This source is one of several in different creditor camps who are complaining about the control board allowing the ensconcing of U.S. Treasury officials tied to the Obama administration, who prefer to restructure Puerto Rico’s debt rather than provide funding mechanisms for the island.

The director of the Office of State & Local Finance at the U.S. Treasury, Kent Hiteshew, who played a key role for the García Padilla administration in helping to rally support for Promesa on the Hill, is seen as one of the proponents of a “restructuring first” philosophy.

“Creditors were willing to back an offshore fund using Act 154 funds; everyone was in agreement and Hiteshew said there is no legal impediment, but we won’t allow it because we don’t think you should be borrowing more money. That is a decision for the control board. If they allow a [Fiscal & Economic Growth Plan] to be railroaded based on faulty information before [Gov.-elect Ricardo] Rosselló has a chance to have his imprint, it will be disastrous for Puerto Rico. [House Speaker Paul] Ryan is livid about the way this is being handled,” said the Wall Street source.

Among the developments that sent jitters through the creditor community, many of whom are nervous about haircuts, was the selection of Proskauer Rose as one of the law firms providing outside counsel to the control board. Proskauer partner Martin Bienenstock was responsible for drafting the language in the Debt Enforcement & Recovery Act, a law that intended to provide the island’s public corporations with access to an orderly restructuring process as well as capital.

Adding dramatic tension to the negotiations are competing interests between large creditors who believe their sterling credits take precedence over smaller bondholders, and other stakeholders who include Puerto Rico pensioners. Although those holders of pension plans may not represent as powerful a credit constituency as general obligation and senior Cofina (Sales Tax Financing Corp.) bondholders, the impact on their personal finances is enormous and would have a devastating effect on the local economy.

Seeking a funding mechanism

Some inside the outgoing García Padilla administration have already suggested looking no further than debtor-in-possession (DIP) financing under Promesa’s Title III to provide short-term liquidity to the cash-strapped government. But this funding mechanism could be available to the commonwealth and troubled instrumentalities only if the fiscal control board decides to follow the Title III debt-restructuring road in federal court.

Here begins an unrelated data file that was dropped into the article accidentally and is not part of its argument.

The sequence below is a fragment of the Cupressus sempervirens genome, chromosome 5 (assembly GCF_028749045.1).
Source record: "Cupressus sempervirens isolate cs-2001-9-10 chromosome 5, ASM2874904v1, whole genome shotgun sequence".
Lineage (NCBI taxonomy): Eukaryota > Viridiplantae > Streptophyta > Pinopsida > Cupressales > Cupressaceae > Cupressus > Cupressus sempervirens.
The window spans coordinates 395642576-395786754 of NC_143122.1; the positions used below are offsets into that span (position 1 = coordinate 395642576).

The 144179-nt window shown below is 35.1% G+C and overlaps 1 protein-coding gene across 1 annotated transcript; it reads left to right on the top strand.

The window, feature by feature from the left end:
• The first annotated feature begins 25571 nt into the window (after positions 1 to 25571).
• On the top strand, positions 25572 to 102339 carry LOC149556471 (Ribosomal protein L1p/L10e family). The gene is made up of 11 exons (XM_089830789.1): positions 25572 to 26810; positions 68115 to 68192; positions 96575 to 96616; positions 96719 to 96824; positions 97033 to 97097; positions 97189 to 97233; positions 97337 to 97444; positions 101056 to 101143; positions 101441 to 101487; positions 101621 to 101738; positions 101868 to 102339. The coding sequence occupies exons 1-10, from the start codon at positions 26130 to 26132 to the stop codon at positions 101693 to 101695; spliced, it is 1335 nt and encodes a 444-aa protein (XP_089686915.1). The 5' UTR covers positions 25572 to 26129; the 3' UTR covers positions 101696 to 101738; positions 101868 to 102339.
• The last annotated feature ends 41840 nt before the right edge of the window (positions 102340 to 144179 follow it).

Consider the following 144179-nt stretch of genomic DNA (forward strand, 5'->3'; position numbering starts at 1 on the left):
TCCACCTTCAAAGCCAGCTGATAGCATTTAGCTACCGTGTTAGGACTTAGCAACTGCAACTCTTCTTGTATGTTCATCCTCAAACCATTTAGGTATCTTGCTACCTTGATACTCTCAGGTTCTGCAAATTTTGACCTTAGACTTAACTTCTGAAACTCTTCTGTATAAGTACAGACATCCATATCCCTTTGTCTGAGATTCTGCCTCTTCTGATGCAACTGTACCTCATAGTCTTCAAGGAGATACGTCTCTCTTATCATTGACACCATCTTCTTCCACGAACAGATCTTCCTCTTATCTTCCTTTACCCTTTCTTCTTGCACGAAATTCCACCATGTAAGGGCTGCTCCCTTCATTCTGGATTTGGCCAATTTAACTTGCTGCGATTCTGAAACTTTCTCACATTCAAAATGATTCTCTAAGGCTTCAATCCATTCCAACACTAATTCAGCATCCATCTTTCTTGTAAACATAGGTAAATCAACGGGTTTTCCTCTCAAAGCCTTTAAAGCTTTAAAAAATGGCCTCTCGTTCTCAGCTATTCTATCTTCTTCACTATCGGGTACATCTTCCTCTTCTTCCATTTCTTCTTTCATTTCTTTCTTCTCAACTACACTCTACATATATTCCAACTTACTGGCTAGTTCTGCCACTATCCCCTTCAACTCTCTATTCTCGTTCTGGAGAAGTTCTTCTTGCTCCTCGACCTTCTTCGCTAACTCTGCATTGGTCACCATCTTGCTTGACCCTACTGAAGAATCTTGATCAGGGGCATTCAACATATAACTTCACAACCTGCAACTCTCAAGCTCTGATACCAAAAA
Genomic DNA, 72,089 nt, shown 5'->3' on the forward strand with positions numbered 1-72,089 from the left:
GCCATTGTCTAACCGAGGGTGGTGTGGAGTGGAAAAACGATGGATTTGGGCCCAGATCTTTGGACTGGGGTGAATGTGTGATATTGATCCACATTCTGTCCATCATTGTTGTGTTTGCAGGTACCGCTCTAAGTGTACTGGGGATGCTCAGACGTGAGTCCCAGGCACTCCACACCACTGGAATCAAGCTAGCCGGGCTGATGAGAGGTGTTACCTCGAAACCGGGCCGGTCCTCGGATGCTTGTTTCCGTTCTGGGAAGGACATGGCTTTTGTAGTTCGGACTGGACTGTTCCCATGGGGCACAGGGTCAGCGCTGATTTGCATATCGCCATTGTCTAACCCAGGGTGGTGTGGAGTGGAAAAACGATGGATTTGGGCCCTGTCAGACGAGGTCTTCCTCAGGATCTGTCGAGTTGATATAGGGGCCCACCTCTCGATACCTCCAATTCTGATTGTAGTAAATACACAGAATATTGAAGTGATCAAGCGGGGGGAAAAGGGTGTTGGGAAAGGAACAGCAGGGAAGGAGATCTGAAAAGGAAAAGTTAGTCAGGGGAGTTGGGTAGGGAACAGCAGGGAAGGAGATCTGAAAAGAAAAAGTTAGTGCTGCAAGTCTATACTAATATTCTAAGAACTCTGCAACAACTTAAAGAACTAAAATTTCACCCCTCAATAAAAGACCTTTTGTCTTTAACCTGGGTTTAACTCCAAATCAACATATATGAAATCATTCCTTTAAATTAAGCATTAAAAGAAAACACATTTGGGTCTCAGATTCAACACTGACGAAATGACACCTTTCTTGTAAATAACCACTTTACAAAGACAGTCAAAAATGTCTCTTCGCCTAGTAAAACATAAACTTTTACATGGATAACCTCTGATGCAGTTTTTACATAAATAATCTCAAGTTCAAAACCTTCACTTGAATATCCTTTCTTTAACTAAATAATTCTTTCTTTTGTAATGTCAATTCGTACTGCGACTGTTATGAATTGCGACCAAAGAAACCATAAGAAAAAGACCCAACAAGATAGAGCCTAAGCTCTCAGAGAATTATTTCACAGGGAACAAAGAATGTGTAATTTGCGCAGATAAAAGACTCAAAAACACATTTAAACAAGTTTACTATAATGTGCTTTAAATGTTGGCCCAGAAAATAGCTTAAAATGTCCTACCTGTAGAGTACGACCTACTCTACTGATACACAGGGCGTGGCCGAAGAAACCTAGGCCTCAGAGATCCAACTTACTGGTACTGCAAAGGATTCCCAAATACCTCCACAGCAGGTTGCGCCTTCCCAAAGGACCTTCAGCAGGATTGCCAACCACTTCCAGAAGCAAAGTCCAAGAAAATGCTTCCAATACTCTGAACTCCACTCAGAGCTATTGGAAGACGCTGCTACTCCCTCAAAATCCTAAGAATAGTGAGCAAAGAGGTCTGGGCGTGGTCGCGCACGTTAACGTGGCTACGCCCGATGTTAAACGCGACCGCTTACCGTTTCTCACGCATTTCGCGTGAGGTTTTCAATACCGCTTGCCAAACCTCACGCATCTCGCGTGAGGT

Other short-term financing deals with certain creditor groups have been brought to the table, sources said, but it is still too early to tell if a deal would be struck before the expiration of Promesa’s legal stay early next year. As for using Act 154 revenues to issue debt, it faces steep hurdles as it would depend on decisive action from Treasury over the creditability at the federal level of the locally imposed excise tax.

Moreover, García Padilla shunned the notion that the U.S. Treasury could have avoided the narrative to go down the Promesa road, while having other lending mechanisms at their disposal. “Well, the conventional wisdom in Washington, D.C., is that the relief that U.S. President William Jefferson Clinton gave to Mexico in 1998 forced Congress, under the leadership of then-House Speaker Newt Gingrich, to impede that sort of help from the U.S. Treasury without congressional authorization,” he explained.

Another Wall Street source tied to general-obligation bondholders told Caribbean Business that Treasury would not provide a funding mechanism for Puerto Rico because of the precedent it would set at a most dangerous juncture, with several U.S. jurisdictions facing significant debt burdens that could prompt some form of assistance.